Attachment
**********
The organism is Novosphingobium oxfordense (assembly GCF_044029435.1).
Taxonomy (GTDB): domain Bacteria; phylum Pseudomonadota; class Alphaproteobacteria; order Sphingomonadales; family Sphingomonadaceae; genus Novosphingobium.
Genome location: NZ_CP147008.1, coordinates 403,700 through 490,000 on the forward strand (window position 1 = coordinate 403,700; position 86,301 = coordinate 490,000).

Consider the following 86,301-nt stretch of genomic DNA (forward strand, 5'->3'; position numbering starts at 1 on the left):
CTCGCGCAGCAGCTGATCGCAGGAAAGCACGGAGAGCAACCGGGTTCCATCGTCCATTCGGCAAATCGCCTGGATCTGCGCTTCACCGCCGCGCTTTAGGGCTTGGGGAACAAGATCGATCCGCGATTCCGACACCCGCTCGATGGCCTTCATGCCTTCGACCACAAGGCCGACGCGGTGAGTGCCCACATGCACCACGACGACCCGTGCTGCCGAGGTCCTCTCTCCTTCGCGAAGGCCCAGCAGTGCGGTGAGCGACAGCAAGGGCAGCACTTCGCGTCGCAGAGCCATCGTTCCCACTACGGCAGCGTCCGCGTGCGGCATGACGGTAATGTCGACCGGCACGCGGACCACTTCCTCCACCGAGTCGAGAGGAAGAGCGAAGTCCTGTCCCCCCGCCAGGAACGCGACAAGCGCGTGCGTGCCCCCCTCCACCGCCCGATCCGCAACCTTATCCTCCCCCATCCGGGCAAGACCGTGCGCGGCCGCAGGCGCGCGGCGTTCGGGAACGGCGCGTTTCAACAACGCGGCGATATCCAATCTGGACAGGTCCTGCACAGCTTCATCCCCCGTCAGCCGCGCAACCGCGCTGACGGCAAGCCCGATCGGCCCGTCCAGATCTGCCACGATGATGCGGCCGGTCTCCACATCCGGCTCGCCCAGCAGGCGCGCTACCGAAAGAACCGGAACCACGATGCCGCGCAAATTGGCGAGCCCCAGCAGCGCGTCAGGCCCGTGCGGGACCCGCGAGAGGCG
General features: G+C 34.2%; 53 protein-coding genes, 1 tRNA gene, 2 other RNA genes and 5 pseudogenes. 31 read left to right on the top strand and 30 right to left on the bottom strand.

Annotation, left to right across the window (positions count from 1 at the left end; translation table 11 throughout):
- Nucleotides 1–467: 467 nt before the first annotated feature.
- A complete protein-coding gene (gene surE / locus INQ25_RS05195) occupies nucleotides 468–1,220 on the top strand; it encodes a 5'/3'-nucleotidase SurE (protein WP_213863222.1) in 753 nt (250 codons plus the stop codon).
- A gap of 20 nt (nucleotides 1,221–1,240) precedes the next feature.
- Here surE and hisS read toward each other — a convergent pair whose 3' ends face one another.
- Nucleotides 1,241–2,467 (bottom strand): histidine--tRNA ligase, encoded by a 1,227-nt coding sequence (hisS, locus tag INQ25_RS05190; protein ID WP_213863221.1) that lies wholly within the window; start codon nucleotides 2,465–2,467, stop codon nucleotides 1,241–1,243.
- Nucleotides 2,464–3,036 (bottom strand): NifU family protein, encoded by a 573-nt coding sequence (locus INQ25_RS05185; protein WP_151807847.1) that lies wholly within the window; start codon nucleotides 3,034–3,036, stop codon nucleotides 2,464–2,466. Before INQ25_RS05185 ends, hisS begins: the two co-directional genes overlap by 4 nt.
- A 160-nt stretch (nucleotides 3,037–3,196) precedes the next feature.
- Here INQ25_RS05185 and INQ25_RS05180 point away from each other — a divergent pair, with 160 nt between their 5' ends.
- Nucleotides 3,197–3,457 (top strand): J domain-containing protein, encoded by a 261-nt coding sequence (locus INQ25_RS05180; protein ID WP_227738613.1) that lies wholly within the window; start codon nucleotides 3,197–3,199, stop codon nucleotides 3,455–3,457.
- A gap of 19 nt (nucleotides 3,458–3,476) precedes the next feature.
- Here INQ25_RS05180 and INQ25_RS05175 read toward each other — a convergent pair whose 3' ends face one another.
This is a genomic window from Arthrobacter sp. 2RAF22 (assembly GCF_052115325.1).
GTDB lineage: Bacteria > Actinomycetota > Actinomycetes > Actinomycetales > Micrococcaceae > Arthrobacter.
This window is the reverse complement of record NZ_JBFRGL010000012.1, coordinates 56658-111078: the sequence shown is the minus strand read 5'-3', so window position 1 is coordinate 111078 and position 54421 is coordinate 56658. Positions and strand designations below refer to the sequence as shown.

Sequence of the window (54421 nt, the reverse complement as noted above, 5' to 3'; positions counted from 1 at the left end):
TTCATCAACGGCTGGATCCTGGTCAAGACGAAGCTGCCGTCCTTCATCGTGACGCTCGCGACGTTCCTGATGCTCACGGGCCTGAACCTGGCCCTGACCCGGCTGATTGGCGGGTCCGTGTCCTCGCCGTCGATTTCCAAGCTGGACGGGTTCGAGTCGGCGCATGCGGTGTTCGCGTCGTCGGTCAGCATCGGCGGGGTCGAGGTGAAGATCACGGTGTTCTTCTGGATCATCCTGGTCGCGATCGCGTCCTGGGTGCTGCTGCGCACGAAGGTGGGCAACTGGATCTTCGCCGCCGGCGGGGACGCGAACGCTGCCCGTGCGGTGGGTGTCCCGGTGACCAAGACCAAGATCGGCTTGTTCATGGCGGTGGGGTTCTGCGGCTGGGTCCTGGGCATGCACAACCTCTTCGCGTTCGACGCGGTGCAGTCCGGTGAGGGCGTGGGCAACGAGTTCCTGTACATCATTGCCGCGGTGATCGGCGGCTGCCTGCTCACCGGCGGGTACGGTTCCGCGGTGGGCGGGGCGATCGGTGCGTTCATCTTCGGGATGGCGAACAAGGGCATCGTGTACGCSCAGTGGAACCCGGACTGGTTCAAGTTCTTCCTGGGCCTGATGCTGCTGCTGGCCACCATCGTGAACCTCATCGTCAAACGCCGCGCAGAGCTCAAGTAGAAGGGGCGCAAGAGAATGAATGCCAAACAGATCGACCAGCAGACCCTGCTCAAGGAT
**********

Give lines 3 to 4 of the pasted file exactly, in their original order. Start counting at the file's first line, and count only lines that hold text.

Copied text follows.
Genome location: NZ_CP147008.1, coordinates 403,700 through 490,000 on the forward strand (window position 1 = coordinate 403,700; position 86,301 = coordinate 490,000).

Consider the following 86,301-nt stretch of genomic DNA (forward strand, 5'->3'; position numbering starts at 1 on the left):